It's been a great four and a half year run at the Enterprise CIO Forum and it comes to an end for me this Friday when I retire.
Yes, I have reached "full retirement age" in the eyes of the Feds so it's time. Sometimes, I refrain from using the 'r' word because I will freelance parttime as a journalist as I feel my way through the next journey.
Is the cloud cheaper than running your own data center and servers? While many agree the cloud is generally the cheaper option, you have to factor in a lot considerations such as the financial impact of losing access to data or a hack. Does cloud make sense for certain apps and not for others? What about bandwidth?
The cost question is not a simple one. On top of that, enterprises move to the cloud for many more reasons - many strategic - than just to save money.
What is the single biggest challenge facing CIOs? In last week's #CIOchat preview, some IT pros cited keeping up with technology and workloads as the most stress producing parts of their jobs. That #CIOchat, by the way, had 44 contributors who cranked out 364 Tweets.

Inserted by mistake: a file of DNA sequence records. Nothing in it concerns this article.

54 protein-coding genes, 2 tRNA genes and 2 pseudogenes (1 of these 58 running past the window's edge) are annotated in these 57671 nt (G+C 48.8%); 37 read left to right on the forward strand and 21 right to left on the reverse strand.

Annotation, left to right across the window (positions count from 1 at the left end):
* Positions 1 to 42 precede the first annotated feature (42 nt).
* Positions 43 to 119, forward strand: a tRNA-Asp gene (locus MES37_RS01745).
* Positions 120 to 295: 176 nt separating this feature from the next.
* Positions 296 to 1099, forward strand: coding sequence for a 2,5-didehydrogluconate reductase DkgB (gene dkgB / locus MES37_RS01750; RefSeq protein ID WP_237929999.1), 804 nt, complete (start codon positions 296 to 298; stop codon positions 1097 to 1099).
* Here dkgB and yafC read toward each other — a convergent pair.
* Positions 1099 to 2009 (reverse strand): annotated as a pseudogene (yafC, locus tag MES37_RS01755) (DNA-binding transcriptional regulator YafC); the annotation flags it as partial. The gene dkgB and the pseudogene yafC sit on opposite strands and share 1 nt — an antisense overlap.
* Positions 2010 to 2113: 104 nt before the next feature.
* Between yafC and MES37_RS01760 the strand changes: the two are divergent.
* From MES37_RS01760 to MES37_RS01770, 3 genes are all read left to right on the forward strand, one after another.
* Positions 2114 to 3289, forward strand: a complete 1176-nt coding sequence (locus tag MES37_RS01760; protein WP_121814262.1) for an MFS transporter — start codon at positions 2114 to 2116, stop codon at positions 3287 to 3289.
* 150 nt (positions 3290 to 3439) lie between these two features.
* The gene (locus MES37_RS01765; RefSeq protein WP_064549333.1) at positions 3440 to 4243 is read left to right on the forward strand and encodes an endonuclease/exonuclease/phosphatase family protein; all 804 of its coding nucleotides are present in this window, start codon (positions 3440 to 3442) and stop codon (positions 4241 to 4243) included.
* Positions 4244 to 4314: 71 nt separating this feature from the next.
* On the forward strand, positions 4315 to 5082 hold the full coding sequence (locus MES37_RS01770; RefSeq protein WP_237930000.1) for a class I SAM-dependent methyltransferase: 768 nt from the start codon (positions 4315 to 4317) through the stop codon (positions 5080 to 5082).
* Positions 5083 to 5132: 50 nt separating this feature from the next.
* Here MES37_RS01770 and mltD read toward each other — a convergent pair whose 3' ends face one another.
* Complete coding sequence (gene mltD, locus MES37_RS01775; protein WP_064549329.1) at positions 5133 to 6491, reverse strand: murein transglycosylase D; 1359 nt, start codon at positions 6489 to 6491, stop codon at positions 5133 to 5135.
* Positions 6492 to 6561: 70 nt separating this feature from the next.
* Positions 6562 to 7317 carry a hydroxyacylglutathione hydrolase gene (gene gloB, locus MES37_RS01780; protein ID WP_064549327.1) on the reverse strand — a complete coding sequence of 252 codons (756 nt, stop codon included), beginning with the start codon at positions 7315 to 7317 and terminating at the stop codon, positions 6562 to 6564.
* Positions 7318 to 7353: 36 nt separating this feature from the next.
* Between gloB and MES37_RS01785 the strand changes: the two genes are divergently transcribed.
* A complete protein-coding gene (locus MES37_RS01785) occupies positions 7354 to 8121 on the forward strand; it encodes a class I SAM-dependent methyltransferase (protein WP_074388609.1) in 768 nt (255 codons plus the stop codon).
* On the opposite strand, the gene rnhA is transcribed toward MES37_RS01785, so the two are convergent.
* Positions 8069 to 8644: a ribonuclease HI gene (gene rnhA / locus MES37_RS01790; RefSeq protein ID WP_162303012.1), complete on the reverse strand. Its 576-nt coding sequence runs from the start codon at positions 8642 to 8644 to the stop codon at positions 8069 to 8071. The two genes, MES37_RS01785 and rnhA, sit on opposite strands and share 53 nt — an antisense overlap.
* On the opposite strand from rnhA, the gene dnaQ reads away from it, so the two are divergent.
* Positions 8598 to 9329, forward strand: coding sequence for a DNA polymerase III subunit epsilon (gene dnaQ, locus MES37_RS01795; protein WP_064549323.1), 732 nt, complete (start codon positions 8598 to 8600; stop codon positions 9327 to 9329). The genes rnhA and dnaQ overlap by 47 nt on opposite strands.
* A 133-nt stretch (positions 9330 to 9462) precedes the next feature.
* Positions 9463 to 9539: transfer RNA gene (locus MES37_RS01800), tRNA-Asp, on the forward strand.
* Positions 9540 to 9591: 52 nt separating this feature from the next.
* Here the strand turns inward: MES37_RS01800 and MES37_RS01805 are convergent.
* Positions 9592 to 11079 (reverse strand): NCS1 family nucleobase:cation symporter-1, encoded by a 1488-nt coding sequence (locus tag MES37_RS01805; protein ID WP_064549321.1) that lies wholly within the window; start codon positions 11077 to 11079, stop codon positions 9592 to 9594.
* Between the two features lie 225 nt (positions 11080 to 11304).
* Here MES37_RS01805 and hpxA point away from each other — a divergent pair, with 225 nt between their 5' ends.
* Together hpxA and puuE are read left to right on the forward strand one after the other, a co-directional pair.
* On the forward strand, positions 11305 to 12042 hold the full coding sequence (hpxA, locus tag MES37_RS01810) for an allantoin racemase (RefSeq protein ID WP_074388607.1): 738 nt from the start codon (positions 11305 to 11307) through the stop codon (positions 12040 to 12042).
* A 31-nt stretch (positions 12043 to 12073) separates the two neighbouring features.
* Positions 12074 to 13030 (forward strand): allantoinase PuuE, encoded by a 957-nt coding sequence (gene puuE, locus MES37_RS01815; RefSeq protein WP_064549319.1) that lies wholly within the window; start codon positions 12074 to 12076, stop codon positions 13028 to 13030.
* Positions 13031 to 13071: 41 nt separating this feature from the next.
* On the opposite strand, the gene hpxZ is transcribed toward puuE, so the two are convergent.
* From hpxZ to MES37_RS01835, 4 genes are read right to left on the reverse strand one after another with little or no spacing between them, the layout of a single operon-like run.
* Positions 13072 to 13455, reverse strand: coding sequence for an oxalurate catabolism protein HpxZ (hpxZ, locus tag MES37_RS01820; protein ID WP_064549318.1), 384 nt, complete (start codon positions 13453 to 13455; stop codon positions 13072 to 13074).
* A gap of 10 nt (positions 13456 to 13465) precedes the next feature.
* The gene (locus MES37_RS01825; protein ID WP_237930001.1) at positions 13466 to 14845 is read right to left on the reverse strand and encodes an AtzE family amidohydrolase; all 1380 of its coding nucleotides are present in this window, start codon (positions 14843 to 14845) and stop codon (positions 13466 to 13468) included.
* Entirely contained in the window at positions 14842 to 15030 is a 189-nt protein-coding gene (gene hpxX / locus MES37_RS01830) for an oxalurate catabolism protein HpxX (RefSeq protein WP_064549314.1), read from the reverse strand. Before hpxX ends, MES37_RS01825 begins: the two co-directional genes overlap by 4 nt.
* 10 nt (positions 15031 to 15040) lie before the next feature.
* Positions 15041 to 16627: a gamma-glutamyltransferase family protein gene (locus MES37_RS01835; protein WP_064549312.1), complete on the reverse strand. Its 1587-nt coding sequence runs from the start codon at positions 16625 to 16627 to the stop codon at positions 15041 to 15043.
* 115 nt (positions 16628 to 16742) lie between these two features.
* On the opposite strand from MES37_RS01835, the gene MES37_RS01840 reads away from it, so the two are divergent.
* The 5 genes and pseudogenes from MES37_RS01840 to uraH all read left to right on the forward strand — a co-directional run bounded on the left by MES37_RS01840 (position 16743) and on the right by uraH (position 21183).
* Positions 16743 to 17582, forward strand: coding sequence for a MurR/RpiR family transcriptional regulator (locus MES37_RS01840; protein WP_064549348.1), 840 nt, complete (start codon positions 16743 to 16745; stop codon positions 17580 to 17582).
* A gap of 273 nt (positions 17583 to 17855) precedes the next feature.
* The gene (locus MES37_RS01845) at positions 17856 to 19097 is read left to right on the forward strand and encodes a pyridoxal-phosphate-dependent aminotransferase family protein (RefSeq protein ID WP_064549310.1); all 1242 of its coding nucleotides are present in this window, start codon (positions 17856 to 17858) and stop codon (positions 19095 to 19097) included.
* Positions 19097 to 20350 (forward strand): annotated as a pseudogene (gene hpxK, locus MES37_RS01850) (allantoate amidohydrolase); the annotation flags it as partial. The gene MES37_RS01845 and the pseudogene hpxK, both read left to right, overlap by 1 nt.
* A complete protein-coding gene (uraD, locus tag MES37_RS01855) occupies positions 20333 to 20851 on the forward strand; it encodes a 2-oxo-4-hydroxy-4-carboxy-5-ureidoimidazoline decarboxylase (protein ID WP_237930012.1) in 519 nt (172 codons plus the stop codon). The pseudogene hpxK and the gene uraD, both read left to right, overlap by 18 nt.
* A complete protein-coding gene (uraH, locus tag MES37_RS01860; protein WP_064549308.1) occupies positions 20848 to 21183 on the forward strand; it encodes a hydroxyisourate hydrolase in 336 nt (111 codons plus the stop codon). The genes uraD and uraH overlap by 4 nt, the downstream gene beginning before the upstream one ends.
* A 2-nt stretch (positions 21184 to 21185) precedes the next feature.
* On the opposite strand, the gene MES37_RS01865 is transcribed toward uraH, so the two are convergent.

Note in the chart that there is only slight variance between mid-level and senior IT professionals in what they think are their most stressful challenges.
Imagine having thousands of applications to put into the cloud. What are the steps to taking on such a massive project? Well, this is what I told a customer who informed me that he had five thousand apps to migrate into the cloud. I suggested a six step approach.
1) Understand the vision, establish the priorities
I don't agree with David Linthicum's post in InfoWorld that contends the IaaS and PaaS markets will no longer support smaller providers. He also argues that the little guys will have to exit those markets and find something else to do.
While getting into the cloud fast can seem attractive, a deliberate step-by-step approach is the wisest course. Rushing to the cloud without considering all its implications is not a good idea. So here are five steps to consider as you evaluate cloud options.
Companies are adopting the cloud as they realize more and more benefits. Few jump in whole hog based on the cloud hype and there's been plenty of that. Still, as the cloud becomes more mainstream, new terms crop up.
By 2030, the amount of data is forecast to have grown to 1 Yottabyte (a lotta bytes, for sure...think 1 followed by 24 zeroes). That was the prediction of Martin Saddler from HPLabs, who I heard make a presentatation in London a few weeks ago.